The joy of coding

At school in England in the early 1980s I was given the opportunity to join an afterschool computer club. The only problem was that, being the early 1980s, our school didn’t actually have a computer. We had to write our programs in thick, dark pencil on stacks of cards that were taken away to a mysterious place, which we never got to see, where they would be fed into a computer.

Our teacher would bring the output to class the following week (or the week after that if there had been a glitch, or someone else needed the computer that week) and we would pore over the results with eager anticipation. Usually we quickly realised that we had made a fundamental error, and set about re-writing our program before waiting another week (or two) to see how things turned out. It was a glacially slow process, but an almost magical one. I don’t think I ever knew where this semi-mythical computer was, or what it looked like, but I imagined a strange colossal machine the size of a small house, similar to those depicted in Cold War science fiction films such as War Games, which were popular at the time.

Obviously, things are very different now. We are living in the age of the so-called digital native (although this may be a myth), but arguably because computers are so advanced now, we actually have fewer opportunities to tinker under the hood than we did in the early days of home computing. Early computers often required their users to manually input programs (written in languages like BASIC) before you could run them. You could buy magazines full of code for various simple games that you could type into your computer and then run. You could even change the code to alter the parameters of the game. This meant that we learned much more about how computers worked, and how to get them to do what we wanted, than is usually the case these days.

Modern computers are much less amenable to this sort of tinkering. Messing about with the code on your computer is likely to lead to a catastrophic system failure, so although computers are now embedded in almost every aspect of our lives, we often have very little idea about what makes them tick.

The ubiquity of computers in society, coupled with the general ignorance of most people as to how they work, has been recognised as a serious problem. Recently, there has been a strong push among educators to get kids coding. Code clubs have sprung up all over the place, digital technology is set to become part of the New Zealand curriculum, and lots of books have been published aimed at getting kids coding, with varying degrees of success.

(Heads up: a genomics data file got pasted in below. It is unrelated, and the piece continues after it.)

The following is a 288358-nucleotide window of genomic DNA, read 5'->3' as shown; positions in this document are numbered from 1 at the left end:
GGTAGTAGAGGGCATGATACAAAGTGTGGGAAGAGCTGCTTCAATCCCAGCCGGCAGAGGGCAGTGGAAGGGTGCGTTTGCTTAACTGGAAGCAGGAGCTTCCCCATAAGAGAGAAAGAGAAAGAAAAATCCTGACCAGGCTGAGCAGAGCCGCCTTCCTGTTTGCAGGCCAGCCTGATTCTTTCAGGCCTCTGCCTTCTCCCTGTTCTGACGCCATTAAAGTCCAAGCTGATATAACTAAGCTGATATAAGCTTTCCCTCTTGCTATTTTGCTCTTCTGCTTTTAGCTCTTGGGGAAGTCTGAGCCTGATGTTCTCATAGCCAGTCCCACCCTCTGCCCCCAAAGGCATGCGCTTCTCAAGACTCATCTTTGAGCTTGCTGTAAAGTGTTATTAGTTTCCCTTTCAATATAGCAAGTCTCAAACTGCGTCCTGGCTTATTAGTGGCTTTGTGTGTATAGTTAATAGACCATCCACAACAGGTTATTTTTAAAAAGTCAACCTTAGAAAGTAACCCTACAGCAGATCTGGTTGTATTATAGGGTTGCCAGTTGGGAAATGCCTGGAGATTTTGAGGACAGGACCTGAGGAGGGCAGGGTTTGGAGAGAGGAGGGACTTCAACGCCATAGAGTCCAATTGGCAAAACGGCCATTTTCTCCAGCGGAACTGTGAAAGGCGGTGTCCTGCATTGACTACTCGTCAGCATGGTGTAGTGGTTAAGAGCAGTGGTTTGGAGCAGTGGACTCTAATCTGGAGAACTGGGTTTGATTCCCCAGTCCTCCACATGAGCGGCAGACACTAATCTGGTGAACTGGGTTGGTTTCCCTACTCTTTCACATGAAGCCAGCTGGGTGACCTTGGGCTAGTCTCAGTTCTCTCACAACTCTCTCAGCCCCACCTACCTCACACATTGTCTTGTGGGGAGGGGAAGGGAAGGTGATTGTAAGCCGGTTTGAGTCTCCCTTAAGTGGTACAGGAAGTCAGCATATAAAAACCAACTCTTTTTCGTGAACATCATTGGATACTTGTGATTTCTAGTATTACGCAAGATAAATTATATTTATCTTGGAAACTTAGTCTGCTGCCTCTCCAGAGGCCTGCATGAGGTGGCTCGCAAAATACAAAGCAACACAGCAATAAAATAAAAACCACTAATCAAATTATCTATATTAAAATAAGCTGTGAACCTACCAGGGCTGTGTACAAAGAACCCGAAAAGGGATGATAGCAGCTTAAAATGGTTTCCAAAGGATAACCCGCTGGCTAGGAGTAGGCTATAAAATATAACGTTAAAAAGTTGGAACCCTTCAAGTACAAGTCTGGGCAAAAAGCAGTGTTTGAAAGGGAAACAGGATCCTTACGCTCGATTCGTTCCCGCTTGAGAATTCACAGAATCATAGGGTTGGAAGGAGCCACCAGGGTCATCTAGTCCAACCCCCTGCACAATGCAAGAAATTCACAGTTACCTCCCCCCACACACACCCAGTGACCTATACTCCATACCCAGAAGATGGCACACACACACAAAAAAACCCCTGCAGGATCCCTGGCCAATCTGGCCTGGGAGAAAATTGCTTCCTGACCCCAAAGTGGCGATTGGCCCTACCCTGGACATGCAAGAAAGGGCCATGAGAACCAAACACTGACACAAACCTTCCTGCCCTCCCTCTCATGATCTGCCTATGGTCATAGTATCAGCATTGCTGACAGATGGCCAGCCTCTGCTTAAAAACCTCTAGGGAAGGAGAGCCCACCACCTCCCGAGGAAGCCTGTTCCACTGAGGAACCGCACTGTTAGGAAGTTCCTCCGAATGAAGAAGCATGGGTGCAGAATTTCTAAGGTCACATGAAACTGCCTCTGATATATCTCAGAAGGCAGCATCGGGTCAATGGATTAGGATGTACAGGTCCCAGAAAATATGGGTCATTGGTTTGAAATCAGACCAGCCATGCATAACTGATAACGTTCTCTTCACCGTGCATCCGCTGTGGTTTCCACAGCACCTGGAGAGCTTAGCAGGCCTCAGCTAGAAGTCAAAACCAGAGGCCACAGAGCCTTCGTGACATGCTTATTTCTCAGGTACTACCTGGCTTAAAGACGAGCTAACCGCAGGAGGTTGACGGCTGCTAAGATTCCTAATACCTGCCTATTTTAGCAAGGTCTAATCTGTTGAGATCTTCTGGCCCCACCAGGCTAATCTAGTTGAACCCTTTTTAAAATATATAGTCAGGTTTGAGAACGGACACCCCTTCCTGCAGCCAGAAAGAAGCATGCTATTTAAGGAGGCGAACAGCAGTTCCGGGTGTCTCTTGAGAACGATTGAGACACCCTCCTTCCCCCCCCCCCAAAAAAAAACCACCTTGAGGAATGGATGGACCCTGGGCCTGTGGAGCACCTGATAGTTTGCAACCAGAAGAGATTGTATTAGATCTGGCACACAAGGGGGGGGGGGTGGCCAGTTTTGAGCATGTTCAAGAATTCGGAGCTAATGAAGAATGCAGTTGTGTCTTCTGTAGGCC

Recently, my 9-year-old daughter and I read a series of three graphic novels called Secret Coders, which aim to teach coding through the medium of storytelling. These books centre around Hopper, a young girl who finds herself at a strange new school. Along with two new friends, Josh and Eni (many of the names in the book reference famous computers or computer scientists, such as Grace Hopper and ENIAC), Hopper falls into a series of adventures that require the gang to solve various puzzles to figure out what’s really going on at the school.

Many of these puzzles require them to program turtle-like robots to perform particular tasks. The puzzles get increasingly complex. As the reader is encouraged to solve these puzzles for themselves before reading on, almost without realising it, by the end of the first book we were writing programs in a computer language called Logo. There are also some owls living in the school who have a very unusual way of communicating in binary, which adds to the air of mystery. The story is genuinely captivating, and kept us turning the pages. The graphics are engaging, the characters are delightful, and the puzzles are intriguing.

At the end of each book there is a link to a website where you can download a version of the Logo programming language and use it to write your own programs to create computer graphics. We tried it, and within minutes we were making snowflakes and other images using what we had learned from the books. A world of warning though – computer code is very unforgiving and one small typing error can give unexpected results, or even stop a program from working at all, which can be frustrating for young children; nevertheless, the necessary concepts were well within the grasp of my 9-year-old daughter. There’s also a nice website with extra activities, and you can even download a file for 3D printing your own replica of one of the robots from the book.